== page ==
“He takes the traditional form of local history and gives it a boot in the arse,” declared poet Pat Boran in the Dunamaise Arts Centre in Portlaoise last Tuesday evening. He was launching John Dunne’s book, ‘Home.’
“’Home’ is an attempt to take on one of the biggest subjects of all,” contended Pat. “Not one for being tied to the conventional, John starts off by breaking the rule and giving us two books in a single volume. Determined to have its cake and eat it too. ‘Home’ is both fiction and non-fiction, both a lovingly compiled piece of research into the author’s place of birth, and an imaginative exploration of that place through the eyes of a variety of fictional characters.”
Pat continued: “’Home’ is, of course, a homage to the town of Portlaoise, a heightening of senses for the overlooked and under-appreciated. If not a hagiography, or an idolising of certain historical characters---though Alo Donegan should end up getting his own shrine in the Market Square—but it is an effort to honour them and set them in a quasi-historical context.
“John Dunne has long been a Joyce scholar and one of the best things in this book is that essay on the links between Joyce’s masterpiece (‘Ulysses’) and the Queen’s County. At some point, even for a writer like Joyce who went to great pains to recreate the map of his home town from abroad, it was necessary to trust in his imagination, to follow his imagined citizens wherever they might lead.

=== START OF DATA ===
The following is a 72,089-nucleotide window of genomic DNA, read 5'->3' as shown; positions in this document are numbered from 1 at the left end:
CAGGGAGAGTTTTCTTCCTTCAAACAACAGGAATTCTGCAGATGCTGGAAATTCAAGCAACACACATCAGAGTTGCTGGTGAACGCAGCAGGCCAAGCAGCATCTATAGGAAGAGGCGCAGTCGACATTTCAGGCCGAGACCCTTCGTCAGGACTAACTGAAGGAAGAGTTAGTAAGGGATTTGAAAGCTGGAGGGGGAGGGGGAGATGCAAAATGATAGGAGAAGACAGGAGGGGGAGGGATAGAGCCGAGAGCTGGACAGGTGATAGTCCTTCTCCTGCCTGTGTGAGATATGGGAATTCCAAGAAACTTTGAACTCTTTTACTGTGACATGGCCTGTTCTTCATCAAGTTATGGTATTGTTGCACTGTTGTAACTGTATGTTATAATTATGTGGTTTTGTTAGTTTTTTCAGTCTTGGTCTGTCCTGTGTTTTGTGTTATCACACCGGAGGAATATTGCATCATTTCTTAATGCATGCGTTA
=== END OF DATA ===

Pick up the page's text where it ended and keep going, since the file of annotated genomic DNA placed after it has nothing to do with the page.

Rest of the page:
“In that respect, the stories in the first part of ‘Home’ follow a variety of emotionally challenged, even disturbed, characters into memories and experiences that have marked them forever. The most interesting and successfully realised characters are those who exist—even in a small town world—at the margins of its conscience.”
Pat went one: “’Home’ is also a book with a good deal of anger in it. There’s a distinct Gothic atmosphere and a dominance of central characters who seem to have reached the end of their tethers, characters who might at any moment take to the sky absolved of their moral torments, or jump, or threaten or pretend to jump, to their demise.
“John’s obsession with music animates many stories and adds depth to many characters, a snatch of song gives them a suddenly three dimension past.”
Pat concluded: “But there’s a real challenge in writing a book like this, in making something that is both original and, at the same time, reflects the place people know and care about. John Dunne get around the problem of balancing truth and fiction, or of being original and good, in a novel way. The second half of ‘Home’ is factual but fragmentary, the first half is fictional but emotionally true. Between them they make up an unusually rounded, engaging and fascinating portrait of an Irish midland town that takes the often lifeless approach to local history and turns it on its head.”